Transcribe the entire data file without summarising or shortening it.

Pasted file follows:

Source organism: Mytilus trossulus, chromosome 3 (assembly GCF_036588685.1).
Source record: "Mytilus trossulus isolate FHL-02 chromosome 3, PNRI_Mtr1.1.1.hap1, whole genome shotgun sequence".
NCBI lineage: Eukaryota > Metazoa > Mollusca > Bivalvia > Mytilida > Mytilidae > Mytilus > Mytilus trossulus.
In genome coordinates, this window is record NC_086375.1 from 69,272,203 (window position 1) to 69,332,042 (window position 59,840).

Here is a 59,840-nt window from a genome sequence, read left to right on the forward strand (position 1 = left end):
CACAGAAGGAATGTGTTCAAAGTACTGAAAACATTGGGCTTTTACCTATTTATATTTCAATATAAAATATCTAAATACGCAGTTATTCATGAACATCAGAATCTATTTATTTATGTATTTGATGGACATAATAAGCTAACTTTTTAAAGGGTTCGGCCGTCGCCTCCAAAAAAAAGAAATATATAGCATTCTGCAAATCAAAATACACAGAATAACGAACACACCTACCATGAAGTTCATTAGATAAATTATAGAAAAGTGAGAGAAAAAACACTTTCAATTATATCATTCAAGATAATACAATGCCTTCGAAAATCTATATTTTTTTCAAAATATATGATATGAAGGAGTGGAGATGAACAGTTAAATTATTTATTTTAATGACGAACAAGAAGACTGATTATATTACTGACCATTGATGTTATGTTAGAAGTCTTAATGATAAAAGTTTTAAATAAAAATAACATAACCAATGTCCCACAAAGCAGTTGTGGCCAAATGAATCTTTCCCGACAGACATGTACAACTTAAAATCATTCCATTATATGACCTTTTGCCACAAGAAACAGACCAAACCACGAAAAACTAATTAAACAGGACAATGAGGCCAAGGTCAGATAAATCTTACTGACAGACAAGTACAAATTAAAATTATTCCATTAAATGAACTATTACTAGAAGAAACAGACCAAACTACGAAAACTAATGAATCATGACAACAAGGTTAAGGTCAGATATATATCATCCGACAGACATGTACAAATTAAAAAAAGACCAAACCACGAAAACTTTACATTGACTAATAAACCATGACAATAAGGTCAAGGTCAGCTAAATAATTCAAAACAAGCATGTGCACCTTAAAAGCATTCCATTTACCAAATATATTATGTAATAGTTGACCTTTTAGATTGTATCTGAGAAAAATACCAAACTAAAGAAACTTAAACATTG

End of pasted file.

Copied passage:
Source organism: Mytilus trossulus, chromosome 3 (assembly GCF_036588685.1).
Source record: "Mytilus trossulus isolate FHL-02 chromosome 3, PNRI_Mtr1.1.1.hap1, whole genome shotgun sequence".
NCBI lineage: Eukaryota > Metazoa > Mollusca > Bivalvia > Mytilida > Mytilidae > Mytilus > Mytilus trossulus.
In genome coordinates, this window is record NC_086375.1 from 69,272,203 (window position 1) to 69,332,042 (window position 59,840).

Here is a 59,840-nt window from a genome sequence, read left to right on the forward strand (position 1 = left end):
CACAGAAGGAATGTGTTCAAAGTACTGAAAACATTGGGCTTTTACCTATTTATATTTCAATATAAAATATCTAAATACGCAGTTATTCATGAACATCAGAATCTATTTATTTATGTATTTGATGGACATAATAAGCTAACTTTTTAAAGGGTTCGGCCGTCGCCTCCAAAAAAAAGAAATATATAGCATTCTGCAAATCAAAATACACAGAATAACGAACACACCTACCATGAAGTTCATTAGATAAATTATAGAAAAGTGAGAGAAAAAACACTTTCAATTATATCATTCAAGATAATACAATGCCTTCGAAAATCTATATTTTTTTCAAAATATATGATATGAAGGAGTGGAGATGAACAGTTAAATTATTTATTTTAATGACGAACAAGAAGACTGATTATATTACTGACCATTGATGTTATGTTAGAAGTCTTAATGATAAAAGTTTTAAATAAAAATAACATAACCAATGTCCCACAAAGCAGTTGTGGCCAAATGAATCTTTCCCGACAGACATGTACAACTTAAAATCATTCCATTATATGACCTTTTGCCACAAGAAACAGACCAAACCACGAAAAACTAATTAAACAGGACAATGAGGCCAAGGTCAGATAAATCTTACTGACAGACAAGTACAAATTAAAATTATTCCATTAAATGAACTATTACTAGAAGAAACAGACCAAACTACGAAAACTAATGAATCATGACAACAAGGTTAAGGTCAGATATATATCATCCGACAGACATGTACAAATTAAAAAAAGACCAAACCACGAAAACTTTACATTGACTAATAAACCATGACAATAAGGTCAAGGTCAGCTAAATAATTCAAAACAAGCATGTGCACCTTAAAAGCATTCCATTTACCAAATATATTATGTAATAGTTGACCTTTTAGATTGTATCTGAGAAAAATACCAAACTAAAGAAACTTAAACATTG